This morning saw the release of the second summary publication presenting the results of the 2011 census relating to socio-economic topics. Some quick reflections on employment trends. The headline figures are shocking, but don’t come as a surprise. In April 2011 the labour force stood at 2.23 million, an increase of about 123,000 or 5.8 per cent since 2006. The average annual increase of 1.1 per cent reflects a serious slow down compared to the previous, inter-censal period when growth averaged 4 per cent. Numbers at work fell by about 123,000 over the five-year period while the number of unemployed workers increased by about 245,000, up 136.7 per cent.
In April 2011, the unemployment rate as defined by the Census was 19 per cent (this is not the same as the official unemployment rate as defined by the ILO, which stood at 14.3 per cent). The 19 per cent figure arguably underestimates the scale of the problem if we take account of the fact that a substantial number of workers have moved out of the labour force for a range of reasons. Apart from the emigration vent, the report shows that the student population grew by 16.9 per cent since 2006. In particular, the male student population has experienced a strong increase with participation rates for 19 to 24 year of males increasing from 27.1 in 2006 to 38.9 per cent in 2011. Against the background of very high male youth unemployment rates (41.1% for 20-24 year old males) we may assume that quite a number of young males are finding refuge in the education sector. Overall, the total number of people outside the labour force was up by about 110,000.
Geographically, there are substantial differences in how the various local authorities fared. Limerick City, Donegal and Waterford City are topping the unemployment league with unemployment rates between 25 and 29 per cent. On the other end, below average unemployment rates are evident in Dublin City (18.5%) and its suburbs Dun Laoghaire-Rathdown (11.2%) and Fingal (16%), the commuter belt counties Kildare ( (17.9%) and Meath (18%), Cork County (14.8%), Limerick County (17.5%) and Galway County (18.1%). The greatest percentage point increases in the inter-censal period were experienced in Offaly, Wexford and Limerick City. Dun Laoghaire-Rathdown, Dublin City and Galway City experienced the smallest increase.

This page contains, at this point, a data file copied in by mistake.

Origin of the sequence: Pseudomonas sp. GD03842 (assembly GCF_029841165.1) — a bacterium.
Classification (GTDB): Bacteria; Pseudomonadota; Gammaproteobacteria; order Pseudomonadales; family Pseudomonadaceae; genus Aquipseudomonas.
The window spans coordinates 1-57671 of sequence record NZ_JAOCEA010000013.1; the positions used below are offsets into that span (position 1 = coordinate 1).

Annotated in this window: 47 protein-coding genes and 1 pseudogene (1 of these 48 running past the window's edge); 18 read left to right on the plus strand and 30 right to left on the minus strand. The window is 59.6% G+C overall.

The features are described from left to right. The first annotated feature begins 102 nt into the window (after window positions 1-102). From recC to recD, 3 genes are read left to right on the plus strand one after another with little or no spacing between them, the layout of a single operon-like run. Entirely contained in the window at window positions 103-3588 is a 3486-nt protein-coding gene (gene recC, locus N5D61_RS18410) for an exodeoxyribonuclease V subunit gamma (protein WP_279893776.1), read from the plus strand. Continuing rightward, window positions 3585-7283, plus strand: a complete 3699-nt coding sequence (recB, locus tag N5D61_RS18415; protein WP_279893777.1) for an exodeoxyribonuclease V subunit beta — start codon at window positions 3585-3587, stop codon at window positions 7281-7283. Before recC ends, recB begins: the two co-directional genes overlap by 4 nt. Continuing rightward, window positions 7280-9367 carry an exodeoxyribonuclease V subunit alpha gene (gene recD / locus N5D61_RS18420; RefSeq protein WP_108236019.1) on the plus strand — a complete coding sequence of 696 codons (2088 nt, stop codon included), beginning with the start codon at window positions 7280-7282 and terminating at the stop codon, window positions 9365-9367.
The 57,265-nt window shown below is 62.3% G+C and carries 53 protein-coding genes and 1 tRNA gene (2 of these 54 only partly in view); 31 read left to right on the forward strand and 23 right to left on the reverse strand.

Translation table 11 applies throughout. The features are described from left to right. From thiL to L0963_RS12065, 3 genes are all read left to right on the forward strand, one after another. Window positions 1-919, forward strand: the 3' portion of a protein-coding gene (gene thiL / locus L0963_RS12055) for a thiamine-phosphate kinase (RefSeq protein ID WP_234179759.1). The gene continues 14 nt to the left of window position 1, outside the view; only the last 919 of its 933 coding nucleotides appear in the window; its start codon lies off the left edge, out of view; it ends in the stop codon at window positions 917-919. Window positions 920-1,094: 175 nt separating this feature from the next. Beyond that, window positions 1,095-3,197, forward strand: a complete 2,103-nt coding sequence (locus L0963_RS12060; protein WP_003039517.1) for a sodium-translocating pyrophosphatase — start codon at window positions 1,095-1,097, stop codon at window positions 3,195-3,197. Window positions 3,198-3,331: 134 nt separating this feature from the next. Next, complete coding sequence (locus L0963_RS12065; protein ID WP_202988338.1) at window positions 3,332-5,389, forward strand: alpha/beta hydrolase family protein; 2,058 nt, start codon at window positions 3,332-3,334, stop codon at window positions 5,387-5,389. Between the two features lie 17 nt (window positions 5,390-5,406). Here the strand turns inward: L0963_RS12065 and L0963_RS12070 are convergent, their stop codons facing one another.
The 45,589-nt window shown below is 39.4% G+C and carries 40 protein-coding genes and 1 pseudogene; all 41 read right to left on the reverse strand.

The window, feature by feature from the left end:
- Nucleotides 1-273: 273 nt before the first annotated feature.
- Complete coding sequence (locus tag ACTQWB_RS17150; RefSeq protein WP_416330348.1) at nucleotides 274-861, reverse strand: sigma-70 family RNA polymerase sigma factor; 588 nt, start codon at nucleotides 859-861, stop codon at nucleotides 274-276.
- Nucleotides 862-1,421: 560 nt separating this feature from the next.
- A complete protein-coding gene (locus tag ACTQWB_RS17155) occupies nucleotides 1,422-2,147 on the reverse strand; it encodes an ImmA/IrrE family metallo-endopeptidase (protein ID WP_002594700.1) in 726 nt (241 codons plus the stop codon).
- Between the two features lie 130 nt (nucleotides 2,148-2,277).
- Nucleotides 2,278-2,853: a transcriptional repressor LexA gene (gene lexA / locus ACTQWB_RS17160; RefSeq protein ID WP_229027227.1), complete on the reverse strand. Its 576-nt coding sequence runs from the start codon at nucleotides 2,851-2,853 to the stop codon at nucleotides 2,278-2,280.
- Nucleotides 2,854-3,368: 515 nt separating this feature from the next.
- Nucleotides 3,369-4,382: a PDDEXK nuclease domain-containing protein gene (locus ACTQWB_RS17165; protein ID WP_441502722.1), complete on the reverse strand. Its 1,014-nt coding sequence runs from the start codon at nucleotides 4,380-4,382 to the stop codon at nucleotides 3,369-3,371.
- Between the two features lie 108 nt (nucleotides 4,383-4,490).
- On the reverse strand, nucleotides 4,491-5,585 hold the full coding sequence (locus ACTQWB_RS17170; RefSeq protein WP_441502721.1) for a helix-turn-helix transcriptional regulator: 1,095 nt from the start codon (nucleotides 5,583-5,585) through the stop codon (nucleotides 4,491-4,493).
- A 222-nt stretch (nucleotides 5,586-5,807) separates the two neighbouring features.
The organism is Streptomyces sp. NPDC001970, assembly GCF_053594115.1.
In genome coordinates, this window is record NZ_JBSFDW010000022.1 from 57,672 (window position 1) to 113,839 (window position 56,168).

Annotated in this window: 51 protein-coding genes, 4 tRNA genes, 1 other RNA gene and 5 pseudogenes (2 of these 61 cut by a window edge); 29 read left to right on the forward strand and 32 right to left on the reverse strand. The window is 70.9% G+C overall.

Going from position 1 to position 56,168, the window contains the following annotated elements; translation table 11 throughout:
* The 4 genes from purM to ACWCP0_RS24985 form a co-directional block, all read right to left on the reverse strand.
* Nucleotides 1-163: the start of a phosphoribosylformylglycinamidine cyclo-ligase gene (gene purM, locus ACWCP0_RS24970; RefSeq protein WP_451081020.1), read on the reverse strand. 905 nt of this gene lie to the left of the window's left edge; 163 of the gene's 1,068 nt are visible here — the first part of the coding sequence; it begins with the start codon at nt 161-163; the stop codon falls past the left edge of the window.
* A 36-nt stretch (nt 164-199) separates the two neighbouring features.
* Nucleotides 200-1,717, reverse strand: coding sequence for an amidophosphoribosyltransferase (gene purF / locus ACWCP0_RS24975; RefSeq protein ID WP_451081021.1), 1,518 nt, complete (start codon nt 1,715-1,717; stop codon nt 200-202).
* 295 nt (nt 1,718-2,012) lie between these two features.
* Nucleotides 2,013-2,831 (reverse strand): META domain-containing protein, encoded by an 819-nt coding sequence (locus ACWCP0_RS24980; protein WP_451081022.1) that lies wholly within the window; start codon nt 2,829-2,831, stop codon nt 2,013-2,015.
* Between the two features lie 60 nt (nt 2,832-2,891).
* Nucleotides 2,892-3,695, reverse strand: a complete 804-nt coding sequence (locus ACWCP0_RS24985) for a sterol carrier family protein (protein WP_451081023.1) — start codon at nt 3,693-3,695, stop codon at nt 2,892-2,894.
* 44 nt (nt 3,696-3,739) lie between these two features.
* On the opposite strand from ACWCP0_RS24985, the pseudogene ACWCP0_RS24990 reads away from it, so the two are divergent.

The general pattern is one of relatively low unemployment rates in the commuter belts of the main cities. The main cities are characterised by higher unemployment rates than their commuter zones but Dublin City (18.5%), Galway City (18.6%) and, to a lesser degree, Cork City are performing much better than Waterford City and Limerick City. In addition Dublin City, Galway City and Cork City have experienced amongst the lowest percentage point increases. Unemployment appears to be more a regional issue than a city-hinterland issue. These figures corroborate the findings of a recent analysis by Proinnsias Breathnach and me of the annual Forfás Employment Survey which monitors employment trends in firms which have received assistance from the government’s economic development agencies (see here). We showed how almost 80 per cent of jobs created by new foreign firms in the last decade were located in Dublin, Cork and Galway. The share of these three Gateways of all foreign employment rose markedly, from 49% to 58%, while Waterford and Limerick are losing share.